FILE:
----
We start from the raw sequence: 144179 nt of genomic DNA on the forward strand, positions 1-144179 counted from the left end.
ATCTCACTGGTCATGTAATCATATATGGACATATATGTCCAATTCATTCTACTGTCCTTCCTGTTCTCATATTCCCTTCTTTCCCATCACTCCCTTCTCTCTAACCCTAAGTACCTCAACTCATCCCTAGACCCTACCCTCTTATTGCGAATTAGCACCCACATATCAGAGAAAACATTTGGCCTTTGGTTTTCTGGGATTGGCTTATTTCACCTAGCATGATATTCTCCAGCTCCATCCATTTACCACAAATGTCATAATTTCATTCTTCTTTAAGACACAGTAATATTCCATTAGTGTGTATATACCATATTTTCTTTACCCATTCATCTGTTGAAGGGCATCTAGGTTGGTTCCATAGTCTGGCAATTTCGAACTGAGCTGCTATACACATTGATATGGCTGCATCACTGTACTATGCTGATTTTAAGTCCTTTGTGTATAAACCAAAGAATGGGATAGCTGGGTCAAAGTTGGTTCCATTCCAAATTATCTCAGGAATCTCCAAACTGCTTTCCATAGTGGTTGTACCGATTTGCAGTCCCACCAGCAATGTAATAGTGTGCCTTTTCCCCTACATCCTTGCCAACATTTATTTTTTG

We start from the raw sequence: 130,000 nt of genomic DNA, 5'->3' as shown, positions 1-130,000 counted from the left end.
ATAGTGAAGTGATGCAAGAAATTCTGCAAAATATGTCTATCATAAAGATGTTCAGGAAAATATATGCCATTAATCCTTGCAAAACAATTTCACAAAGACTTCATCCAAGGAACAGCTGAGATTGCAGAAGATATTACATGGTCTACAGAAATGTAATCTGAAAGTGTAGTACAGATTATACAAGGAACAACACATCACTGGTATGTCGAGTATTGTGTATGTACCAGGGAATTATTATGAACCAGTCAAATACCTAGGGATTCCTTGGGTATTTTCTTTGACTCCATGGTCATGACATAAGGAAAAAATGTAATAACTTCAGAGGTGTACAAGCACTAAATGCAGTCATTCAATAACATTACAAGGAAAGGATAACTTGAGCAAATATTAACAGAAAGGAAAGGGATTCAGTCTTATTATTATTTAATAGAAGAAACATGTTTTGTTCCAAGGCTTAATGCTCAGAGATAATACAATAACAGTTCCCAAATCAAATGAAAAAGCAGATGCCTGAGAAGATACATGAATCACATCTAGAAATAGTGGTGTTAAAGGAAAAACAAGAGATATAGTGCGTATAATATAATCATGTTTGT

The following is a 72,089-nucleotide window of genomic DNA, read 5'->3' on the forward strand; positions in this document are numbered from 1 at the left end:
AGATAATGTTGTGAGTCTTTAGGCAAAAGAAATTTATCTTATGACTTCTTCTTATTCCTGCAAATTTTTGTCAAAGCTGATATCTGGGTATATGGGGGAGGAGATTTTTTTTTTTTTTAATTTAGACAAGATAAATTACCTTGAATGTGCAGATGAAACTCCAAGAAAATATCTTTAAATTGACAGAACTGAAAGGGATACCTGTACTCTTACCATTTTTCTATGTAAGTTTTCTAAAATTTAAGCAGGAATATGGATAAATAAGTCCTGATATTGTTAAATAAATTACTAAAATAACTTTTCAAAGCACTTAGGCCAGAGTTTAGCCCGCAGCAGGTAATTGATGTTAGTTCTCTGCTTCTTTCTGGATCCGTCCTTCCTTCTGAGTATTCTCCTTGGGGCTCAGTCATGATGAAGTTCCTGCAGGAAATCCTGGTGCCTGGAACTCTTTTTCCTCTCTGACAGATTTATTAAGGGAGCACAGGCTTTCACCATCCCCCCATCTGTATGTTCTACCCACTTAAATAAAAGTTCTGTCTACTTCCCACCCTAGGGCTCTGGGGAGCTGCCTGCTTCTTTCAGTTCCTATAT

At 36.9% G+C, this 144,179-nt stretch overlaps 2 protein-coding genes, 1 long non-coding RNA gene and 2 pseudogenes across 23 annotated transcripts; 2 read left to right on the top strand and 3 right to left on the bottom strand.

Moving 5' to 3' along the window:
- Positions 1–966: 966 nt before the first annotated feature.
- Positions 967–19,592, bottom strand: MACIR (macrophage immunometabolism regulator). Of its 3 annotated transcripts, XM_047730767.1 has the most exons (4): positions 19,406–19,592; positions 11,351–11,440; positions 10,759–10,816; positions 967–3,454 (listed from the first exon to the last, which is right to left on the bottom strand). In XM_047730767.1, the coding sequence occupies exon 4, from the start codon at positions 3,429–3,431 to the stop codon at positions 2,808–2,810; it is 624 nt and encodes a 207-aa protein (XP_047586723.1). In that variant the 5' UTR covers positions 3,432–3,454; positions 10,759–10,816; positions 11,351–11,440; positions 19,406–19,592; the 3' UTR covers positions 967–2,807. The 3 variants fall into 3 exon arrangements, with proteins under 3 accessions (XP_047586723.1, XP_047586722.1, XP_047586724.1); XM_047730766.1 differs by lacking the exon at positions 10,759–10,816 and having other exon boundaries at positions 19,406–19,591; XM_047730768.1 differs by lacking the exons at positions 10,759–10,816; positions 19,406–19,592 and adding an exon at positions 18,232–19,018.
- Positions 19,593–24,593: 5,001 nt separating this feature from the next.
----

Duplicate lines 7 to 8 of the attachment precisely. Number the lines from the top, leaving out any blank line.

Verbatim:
At 36.9% G+C, this 144,179-nt stretch overlaps 2 protein-coding genes, 1 long non-coding RNA gene and 2 pseudogenes across 23 annotated transcripts; 2 read left to right on the top strand and 3 right to left on the bottom strand.

Moving 5' to 3' along the window: